Bundee Aki shouldn’t be suspended for his red card offence according to Samoa captain Jack Lam and coach Steve Jackson.
Luke Morahan is another one of Australia’s sons who has departed our island to join the rugby (green and) gold rush overseas.
The former Wallaby now plays for the Bristol Bears in England’s top-tier Gallagher Premiership. Bristol are one of the oldest and most traditional teams in the game with a rich history dating back to 1888.
Morahan is in his second campaign with the Blue, Red and Whites whom he joined prior to the 2017-18 season. Before seeking pastures anew, Morahan enjoyed a very fine career in the Land of Oz.
The Brisbane-born flyer played with both the Queensland Reds and Western Force in Super Rugby, and also represented the Wallabies in both Fifteens and Sevens.
But in 2017, after nine seasons and many personal goals ticked off in his native land, Morahan found his neck craning northwards.
“I was looking for something different personally as well as professionally. England interested in me in terms of the competition, the players, the set-up and the lifestyle.” he explains.
While Bristol are now seemingly a team on the rise, matters were quite different when Morahan first parachuted into the West Country.
The team had been relegated from the Premiership a few months earlier, and looming around the corner was a season in England’s second-tier Rugby Championship.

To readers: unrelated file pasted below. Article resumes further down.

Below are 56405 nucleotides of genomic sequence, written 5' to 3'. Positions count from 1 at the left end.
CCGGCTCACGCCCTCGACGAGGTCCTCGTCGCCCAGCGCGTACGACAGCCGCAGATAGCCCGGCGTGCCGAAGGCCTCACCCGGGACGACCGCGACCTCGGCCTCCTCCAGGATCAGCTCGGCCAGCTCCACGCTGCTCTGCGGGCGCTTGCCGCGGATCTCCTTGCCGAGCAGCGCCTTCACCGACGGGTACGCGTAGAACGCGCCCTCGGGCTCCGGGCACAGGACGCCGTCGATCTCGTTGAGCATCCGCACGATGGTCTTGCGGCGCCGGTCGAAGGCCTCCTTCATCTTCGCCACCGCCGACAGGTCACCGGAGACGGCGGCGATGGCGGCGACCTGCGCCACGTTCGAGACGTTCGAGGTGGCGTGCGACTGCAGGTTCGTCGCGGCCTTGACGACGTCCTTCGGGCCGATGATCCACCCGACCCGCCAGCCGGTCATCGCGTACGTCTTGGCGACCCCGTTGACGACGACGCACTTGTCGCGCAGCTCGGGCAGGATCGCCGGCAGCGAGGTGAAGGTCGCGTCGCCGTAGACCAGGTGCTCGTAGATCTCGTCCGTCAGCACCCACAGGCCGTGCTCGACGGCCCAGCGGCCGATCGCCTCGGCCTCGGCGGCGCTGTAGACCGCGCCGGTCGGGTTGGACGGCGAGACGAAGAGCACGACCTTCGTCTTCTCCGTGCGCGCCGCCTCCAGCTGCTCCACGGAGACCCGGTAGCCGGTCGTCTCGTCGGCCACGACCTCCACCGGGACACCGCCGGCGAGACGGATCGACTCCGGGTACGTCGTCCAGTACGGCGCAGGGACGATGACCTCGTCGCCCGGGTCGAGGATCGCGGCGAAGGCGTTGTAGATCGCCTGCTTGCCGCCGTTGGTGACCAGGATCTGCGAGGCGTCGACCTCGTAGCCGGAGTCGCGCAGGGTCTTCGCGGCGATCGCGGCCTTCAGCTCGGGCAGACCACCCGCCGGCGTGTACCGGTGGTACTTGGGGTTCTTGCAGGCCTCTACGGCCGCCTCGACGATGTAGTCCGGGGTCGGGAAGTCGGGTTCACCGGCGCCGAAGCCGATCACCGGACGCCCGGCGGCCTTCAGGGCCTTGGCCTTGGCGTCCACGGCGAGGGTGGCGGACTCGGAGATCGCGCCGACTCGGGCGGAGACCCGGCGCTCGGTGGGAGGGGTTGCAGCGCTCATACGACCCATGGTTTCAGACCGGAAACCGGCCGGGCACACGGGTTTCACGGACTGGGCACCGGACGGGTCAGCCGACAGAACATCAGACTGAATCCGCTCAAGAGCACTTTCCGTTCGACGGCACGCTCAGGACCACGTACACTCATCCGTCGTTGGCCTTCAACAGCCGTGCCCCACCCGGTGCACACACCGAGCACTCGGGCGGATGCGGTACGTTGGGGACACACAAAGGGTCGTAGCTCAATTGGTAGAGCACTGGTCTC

Bristol made sure that one year would not become two. In addition to signing Morahan, they also acquired All Black Steven Luatua and Irish international Ian Madigan, among others.
With new coach Pat Lam at the helm of this valuable, talent-laden squad, Bristol were nearly unstoppable. Morahan and co. won 21 of their 22 matches in the Championship with the bearded Aussie winger dotting down for a competition-high 17 tries.
Next stop, the Premiership.
Bristol – re-branded as the Bears prior to the current campaign – decided to continue their spending splurge.
Another former All Black, Charles Piutau, penned a record £1M-per-season deal to join the newly-promoted club. Also brought in to bolster the ranks were legendary Wallaby George Smith, veteran John Afoa and talented hooker Harry Thacker.
Notwithstanding the new additions, life was never going to be easy for a newly-promoted team in England’s rough and ready Premiership. However, this season Bristol has done as well as anyone could have expected them to, perhaps even better.
After 18 rounds of the competition, the Bears are placed a very respectable ninth out of 12 teams. They are eight points clear of last-placed Newcastle with four games remaining. If they stay above 12th, Bristol will retain their premiership status.
Morahan has been a key cog in the Bears’ machine again this season. Still possessing the blinding speed and crafty footwork which first caught the eye of Australian selectors when he was a teenager*, Morahan is providing a major headache to opponents every Saturday.
The 28-year-old has crossed the whitewash six times this campaign, and been the creator of numerous other five-pointers.
Most notable was his try assist in the season opener against neighbours and arch-rivals Bath. In front of a sell-out home crowd, Morahan pierced the opposition defensive line and – while tumbling to the ground in a cover tackle – finessed a delicate left-handed offload for Alapati Leiua who romped in for the game-clinching try.